The Katz report analyzes the audio habits of black consumers. | Story

0

The amount of audio consumed by black listeners is growing, with most of the growth coming from streaming audio and listening to podcasts. According to data from Scarborough USA+, this is incremental growth and not at the expense of radio play.

According to Scarborough, 18.7 million African Americans aged 18 and older listened to streaming audio from July 2020 to May 2021. This represents a 57% increase from 11.9 million from February 2014 to March 2015. Audience figures include online streams of broadcast radio.

While impressive, this expansion pales in comparison to the meteoric rise in podcast listening among black people during the same period. Audiences for African-American podcasts have grown from 2.6 million to 6.7 million, an astonishing 158% increase in six years.

Broadcast radio remains, by far, the largest audio platform for Black Americans at 26.2 million, mostly consistent with 26.5 million six years earlier. Satellite radio grew by 44%, from 3.2 million to 4.6 million, but came in last of the four media monitored.

The numbers are from “The influence of the black American consumer”, a new report from Katz Multicultural, part of the representation firm Katz Media Group. Released to coincide with Black History Month, the report features radio as a way to reach the growing black population, which grew 18.7% from 2005 to 2020 and now totals 47 million. Based on US Census data, the largest increases over the past 10 years have occurred in the Mountains, New England and Central Northwest region. This population growth is accompanied by a considerable increase in the purchasing power of African Americans, which rose from $971 billion to $1.6 trillion between 2010 and 2020 and is on track to reach 1.8 trillion dollars by 2024.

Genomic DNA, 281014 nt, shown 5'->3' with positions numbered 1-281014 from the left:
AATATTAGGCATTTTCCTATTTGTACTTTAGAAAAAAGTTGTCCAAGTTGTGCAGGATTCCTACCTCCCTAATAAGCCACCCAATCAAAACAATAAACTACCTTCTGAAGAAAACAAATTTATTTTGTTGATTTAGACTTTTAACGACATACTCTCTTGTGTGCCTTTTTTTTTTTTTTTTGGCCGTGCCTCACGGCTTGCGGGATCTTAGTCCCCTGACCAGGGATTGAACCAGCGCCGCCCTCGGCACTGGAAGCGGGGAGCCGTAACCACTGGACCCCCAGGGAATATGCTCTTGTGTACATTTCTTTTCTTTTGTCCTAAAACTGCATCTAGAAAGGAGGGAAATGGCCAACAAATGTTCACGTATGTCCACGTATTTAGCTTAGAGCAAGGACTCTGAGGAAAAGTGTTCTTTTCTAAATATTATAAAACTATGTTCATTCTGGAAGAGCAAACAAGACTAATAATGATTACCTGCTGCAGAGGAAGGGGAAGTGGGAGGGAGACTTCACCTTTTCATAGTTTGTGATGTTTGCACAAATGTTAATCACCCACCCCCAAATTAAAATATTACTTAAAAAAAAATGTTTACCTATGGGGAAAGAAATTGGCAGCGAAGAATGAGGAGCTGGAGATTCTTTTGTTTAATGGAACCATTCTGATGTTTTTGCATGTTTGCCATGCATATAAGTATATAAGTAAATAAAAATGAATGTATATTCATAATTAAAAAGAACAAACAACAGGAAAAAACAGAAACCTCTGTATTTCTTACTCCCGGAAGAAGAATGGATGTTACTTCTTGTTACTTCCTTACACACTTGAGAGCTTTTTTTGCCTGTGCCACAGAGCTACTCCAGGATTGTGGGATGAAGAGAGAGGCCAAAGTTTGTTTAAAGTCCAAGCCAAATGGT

Significantly, there has been a 46% increase among Black Americans 18 and older who have household incomes of $100,000 or more over the past seven years, per Scarborough.

As advertisers seek to tap into this market after years of underinvestment, the Katz Multicultural report makes the case for radio as a trusted medium in the black community. Black American consumers are 29% more likely than the average American consumer to believe that radio is a very reliable medium. Citing research from MRI-Simmons and Nielsen, the Katz report shows that African Americans are 41% more likely to agree that they like radio ads, 28% more likely to say that radio advertising the radio gives me useful information about bargains and 27% more likely to say it gives me useful information about new products and services.

Focusing on black heavy radio listeners, MRI-Simmons data shows they have a 20% better household financial outlook than the average consumer. It also shows that heavy radio listeners aged 18 and older have changed many of their shopping habits during the COVID pandemic, such as buying more gadgets and accessories, home, beauty products and automotive accessories.

Download the report “The influence of the black American consumer” HERE.

Share.

Comments are closed.